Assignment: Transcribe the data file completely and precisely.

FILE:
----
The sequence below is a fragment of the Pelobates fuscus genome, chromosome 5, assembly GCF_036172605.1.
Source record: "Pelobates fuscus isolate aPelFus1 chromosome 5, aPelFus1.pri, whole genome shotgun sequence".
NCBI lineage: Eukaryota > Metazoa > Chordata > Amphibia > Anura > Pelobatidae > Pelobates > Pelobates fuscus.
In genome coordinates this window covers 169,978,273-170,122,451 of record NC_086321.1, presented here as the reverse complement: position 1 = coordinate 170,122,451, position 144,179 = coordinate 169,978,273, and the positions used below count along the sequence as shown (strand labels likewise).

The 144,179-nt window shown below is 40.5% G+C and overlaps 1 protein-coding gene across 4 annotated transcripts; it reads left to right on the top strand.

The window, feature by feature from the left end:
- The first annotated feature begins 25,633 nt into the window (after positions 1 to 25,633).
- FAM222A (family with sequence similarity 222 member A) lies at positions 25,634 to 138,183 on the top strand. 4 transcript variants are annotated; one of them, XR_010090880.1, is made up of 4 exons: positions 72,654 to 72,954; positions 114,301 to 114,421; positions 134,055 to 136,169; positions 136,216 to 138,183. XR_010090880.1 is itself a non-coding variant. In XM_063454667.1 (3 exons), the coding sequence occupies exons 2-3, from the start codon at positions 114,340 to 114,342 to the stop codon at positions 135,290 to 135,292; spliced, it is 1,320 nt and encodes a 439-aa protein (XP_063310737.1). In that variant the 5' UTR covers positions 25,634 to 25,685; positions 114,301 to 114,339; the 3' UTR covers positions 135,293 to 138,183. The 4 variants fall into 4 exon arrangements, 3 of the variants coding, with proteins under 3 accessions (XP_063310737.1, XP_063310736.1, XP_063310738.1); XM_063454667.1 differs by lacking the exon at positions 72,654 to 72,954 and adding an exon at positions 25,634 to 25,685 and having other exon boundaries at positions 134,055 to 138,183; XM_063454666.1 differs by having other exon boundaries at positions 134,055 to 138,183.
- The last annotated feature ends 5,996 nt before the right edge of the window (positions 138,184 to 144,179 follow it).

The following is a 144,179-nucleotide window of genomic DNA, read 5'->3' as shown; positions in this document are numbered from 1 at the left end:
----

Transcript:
The sequence below is a fragment of the Pelobates fuscus genome, chromosome 5, assembly GCF_036172605.1.
Source record: "Pelobates fuscus isolate aPelFus1 chromosome 5, aPelFus1.pri, whole genome shotgun sequence".
NCBI lineage: Eukaryota > Metazoa > Chordata > Amphibia > Anura > Pelobatidae > Pelobates > Pelobates fuscus.
In genome coordinates this window covers 169,978,273-170,122,451 of record NC_086321.1, presented here as the reverse complement: position 1 = coordinate 170,122,451, position 144,179 = coordinate 169,978,273, and the positions used below count along the sequence as shown (strand labels likewise).

The 144,179-nt window shown below is 40.5% G+C and overlaps 1 protein-coding gene across 4 annotated transcripts; it reads left to right on the top strand.

The window, feature by feature from the left end:
- The first annotated feature begins 25,633 nt into the window (after positions 1 to 25,633).
- FAM222A (family with sequence similarity 222 member A) lies at positions 25,634 to 138,183 on the top strand. 4 transcript variants are annotated; one of them, XR_010090880.1, is made up of 4 exons: positions 72,654 to 72,954; positions 114,301 to 114,421; positions 134,055 to 136,169; positions 136,216 to 138,183. XR_010090880.1 is itself a non-coding variant. In XM_063454667.1 (3 exons), the coding sequence occupies exons 2-3, from the start codon at positions 114,340 to 114,342 to the stop codon at positions 135,290 to 135,292; spliced, it is 1,320 nt and encodes a 439-aa protein (XP_063310737.1). In that variant the 5' UTR covers positions 25,634 to 25,685; positions 114,301 to 114,339; the 3' UTR covers positions 135,293 to 138,183. The 4 variants fall into 4 exon arrangements, 3 of the variants coding, with proteins under 3 accessions (XP_063310737.1, XP_063310736.1, XP_063310738.1); XM_063454667.1 differs by lacking the exon at positions 72,654 to 72,954 and adding an exon at positions 25,634 to 25,685 and having other exon boundaries at positions 134,055 to 138,183; XM_063454666.1 differs by having other exon boundaries at positions 134,055 to 138,183.
- The last annotated feature ends 5,996 nt before the right edge of the window (positions 138,184 to 144,179 follow it).

The following is a 144,179-nucleotide window of genomic DNA, read 5'->3' as shown; positions in this document are numbered from 1 at the left end: